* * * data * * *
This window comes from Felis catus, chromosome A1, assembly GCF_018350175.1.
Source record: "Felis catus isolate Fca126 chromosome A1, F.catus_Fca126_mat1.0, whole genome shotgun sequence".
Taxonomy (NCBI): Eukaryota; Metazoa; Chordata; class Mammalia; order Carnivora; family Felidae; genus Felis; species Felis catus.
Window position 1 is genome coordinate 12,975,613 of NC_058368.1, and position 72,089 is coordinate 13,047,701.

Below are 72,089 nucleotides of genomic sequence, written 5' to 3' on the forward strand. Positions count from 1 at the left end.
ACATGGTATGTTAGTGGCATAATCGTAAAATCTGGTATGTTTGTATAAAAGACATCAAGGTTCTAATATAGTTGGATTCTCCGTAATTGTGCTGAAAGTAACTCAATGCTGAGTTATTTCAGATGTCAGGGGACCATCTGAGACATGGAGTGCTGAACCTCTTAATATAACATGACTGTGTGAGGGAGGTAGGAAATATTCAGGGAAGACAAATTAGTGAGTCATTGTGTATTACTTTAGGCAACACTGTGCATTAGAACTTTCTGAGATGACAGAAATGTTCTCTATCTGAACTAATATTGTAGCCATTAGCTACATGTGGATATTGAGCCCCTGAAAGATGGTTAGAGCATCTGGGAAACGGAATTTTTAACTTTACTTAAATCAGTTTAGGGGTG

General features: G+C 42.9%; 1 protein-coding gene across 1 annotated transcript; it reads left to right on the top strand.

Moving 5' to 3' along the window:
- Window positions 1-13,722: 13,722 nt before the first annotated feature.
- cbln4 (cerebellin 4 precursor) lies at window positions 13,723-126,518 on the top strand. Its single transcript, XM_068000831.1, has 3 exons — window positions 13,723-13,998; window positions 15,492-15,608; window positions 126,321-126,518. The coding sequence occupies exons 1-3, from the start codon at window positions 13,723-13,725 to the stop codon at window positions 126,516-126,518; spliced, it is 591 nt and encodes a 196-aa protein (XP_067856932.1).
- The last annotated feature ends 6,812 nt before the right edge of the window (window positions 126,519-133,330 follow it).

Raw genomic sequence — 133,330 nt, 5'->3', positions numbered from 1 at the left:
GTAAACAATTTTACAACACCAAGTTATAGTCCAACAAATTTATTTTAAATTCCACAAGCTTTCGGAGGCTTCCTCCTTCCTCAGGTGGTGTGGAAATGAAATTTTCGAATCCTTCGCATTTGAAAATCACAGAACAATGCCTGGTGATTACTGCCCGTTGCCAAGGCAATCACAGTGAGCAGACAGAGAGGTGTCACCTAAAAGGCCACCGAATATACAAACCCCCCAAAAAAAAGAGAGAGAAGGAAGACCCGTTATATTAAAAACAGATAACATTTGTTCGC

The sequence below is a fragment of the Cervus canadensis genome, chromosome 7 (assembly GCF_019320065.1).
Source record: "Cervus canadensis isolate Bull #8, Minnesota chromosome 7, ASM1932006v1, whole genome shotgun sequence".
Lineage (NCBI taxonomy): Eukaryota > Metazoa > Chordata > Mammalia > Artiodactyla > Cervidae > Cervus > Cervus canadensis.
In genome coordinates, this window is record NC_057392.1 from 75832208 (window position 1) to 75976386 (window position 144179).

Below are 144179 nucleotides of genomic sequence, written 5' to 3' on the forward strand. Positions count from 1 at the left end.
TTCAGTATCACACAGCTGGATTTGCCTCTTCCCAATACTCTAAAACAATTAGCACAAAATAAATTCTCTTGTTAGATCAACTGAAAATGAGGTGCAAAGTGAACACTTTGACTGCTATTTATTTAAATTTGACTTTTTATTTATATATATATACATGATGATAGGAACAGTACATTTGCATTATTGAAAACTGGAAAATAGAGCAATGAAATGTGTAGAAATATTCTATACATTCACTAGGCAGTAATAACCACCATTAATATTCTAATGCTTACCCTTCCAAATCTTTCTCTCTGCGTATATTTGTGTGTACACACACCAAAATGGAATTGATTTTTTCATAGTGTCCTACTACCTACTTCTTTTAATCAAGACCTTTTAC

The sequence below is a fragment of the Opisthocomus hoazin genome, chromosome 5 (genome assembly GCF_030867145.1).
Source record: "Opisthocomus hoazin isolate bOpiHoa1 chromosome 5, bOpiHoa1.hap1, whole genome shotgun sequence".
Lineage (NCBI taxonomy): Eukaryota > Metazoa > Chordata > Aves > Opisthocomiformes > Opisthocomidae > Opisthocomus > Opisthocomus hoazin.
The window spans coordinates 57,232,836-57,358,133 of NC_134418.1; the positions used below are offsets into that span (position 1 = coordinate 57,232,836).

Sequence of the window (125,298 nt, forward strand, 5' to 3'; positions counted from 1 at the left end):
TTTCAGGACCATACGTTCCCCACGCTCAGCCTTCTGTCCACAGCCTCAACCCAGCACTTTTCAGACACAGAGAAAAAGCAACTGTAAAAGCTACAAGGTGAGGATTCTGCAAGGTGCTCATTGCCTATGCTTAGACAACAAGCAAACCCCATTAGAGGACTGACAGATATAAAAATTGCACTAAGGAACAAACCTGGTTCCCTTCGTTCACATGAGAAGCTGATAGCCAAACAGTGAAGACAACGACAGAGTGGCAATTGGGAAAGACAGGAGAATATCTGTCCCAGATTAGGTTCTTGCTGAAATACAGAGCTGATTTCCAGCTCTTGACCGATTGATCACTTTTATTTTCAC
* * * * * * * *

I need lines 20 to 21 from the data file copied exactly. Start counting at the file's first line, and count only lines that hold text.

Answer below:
The sequence below is a fragment of the Opisthocomus hoazin genome, chromosome 5 (genome assembly GCF_030867145.1).
Source record: "Opisthocomus hoazin isolate bOpiHoa1 chromosome 5, bOpiHoa1.hap1, whole genome shotgun sequence".